Meryl Streep Sings Her Mother’s Lullaby
A moment of sweetness nestled between the mighty ages of eternity.
By Maria Popova
Since its founding in 1934 by a visionary 23-year-old woman named Marie Bullock, The Academy of American Poets has been the country’s most spirited champion of poetry as a force of beauty, truth, and cultural upheaval, working tirelessly at everything from protecting the artist’s right to challenge the status quo to standing for social justice to inviting prominent poets into underprivileged schools.
For fifteen years, the Academy has been hosting Poetry & the Creative Mind during National Poetry Month — an evening of poems by some of the greatest poets humanity has produced, brought to life by beloved actors, writers, and musicians.
The 2017 edition — which featured readers like Amanda Palmer, Sebastian Junger, Elizabeth Alexander, Meg Ryan, Cécile McLorin Salvant, Uzo Aduba, and Maurice Hines, reading poems by Adrienne Rich, Langston Hughes, Mark Strand, Maya Angelou, E.E. Cummings, and more — concluded with a most unexpected and tender moment: Meryl Streep, a longtime supporter of the Academy and honorary co-chair of the evening, turned to Amanda Palmer behind her and dedicated to Amanda’s baby son Ash the lullaby Streep’s own mother hand sung to her — an 1845 children’s rhyme by the American educator and poet Julia Abigail Fletcher Carney, titled “Little Things,” which became Streep’s first encounter with poetry.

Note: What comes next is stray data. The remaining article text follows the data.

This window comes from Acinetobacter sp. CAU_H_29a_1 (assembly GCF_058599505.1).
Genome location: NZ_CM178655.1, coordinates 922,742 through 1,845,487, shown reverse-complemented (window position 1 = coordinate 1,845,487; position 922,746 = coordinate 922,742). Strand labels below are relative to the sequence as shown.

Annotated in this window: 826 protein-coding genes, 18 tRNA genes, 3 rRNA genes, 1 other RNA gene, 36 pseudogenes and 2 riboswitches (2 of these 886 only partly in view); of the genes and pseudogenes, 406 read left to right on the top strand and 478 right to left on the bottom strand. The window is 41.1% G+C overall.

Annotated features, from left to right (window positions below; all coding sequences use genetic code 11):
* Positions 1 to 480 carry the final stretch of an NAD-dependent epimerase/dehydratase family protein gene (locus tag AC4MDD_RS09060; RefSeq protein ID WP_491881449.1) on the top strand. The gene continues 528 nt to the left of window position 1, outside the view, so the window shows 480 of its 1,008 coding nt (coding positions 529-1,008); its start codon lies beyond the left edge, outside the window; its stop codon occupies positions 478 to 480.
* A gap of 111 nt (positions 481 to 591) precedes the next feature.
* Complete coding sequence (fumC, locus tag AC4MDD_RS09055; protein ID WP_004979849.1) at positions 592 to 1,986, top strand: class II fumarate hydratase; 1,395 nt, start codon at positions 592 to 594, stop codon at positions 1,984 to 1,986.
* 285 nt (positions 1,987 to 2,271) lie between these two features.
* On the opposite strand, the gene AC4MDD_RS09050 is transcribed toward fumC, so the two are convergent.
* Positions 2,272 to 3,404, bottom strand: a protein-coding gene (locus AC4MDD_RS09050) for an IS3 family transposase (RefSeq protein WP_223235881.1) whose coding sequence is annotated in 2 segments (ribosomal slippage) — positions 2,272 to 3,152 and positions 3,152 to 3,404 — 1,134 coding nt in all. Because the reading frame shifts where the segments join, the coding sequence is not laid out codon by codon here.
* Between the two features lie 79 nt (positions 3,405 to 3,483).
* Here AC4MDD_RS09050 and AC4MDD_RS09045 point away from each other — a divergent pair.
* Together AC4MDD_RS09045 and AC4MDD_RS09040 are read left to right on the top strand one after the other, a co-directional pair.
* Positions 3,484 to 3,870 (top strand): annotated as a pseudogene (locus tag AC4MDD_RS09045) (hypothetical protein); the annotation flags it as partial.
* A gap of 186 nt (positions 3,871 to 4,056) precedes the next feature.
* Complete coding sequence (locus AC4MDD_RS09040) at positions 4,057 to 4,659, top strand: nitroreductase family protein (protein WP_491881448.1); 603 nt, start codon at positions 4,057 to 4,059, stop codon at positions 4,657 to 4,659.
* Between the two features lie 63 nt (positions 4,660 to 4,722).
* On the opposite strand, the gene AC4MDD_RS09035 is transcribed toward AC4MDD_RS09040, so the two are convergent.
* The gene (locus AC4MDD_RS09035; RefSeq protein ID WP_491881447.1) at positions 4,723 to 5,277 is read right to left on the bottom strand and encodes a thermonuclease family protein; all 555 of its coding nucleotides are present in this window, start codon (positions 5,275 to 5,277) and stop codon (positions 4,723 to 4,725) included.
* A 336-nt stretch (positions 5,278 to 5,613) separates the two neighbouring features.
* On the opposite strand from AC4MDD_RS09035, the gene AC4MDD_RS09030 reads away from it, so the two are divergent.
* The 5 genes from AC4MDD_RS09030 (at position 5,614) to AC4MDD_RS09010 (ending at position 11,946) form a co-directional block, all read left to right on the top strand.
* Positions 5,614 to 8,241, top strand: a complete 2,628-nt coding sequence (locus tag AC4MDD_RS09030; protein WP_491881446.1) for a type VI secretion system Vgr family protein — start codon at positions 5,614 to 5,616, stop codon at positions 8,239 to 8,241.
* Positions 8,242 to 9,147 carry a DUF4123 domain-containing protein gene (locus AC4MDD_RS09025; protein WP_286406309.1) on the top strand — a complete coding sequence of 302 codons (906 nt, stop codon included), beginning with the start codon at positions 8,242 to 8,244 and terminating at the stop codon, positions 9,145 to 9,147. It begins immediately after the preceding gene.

I was fortunate to capture this unrepeatable moment of sweetness — please enjoy:
Little drops of water,
Little grains of sand,
Make the mighty ocean
And the pleasant land.
Thus the little minutes,
Humble though they be,
Make the mighty ages
Please join me in supporting The Academy of American Poets, a noble organization that survives on passion and generosity, then revisit Amanda Palmer’s beautiful reading of “Humanity I love you” by E.E. Cummings.
Published April 21, 2017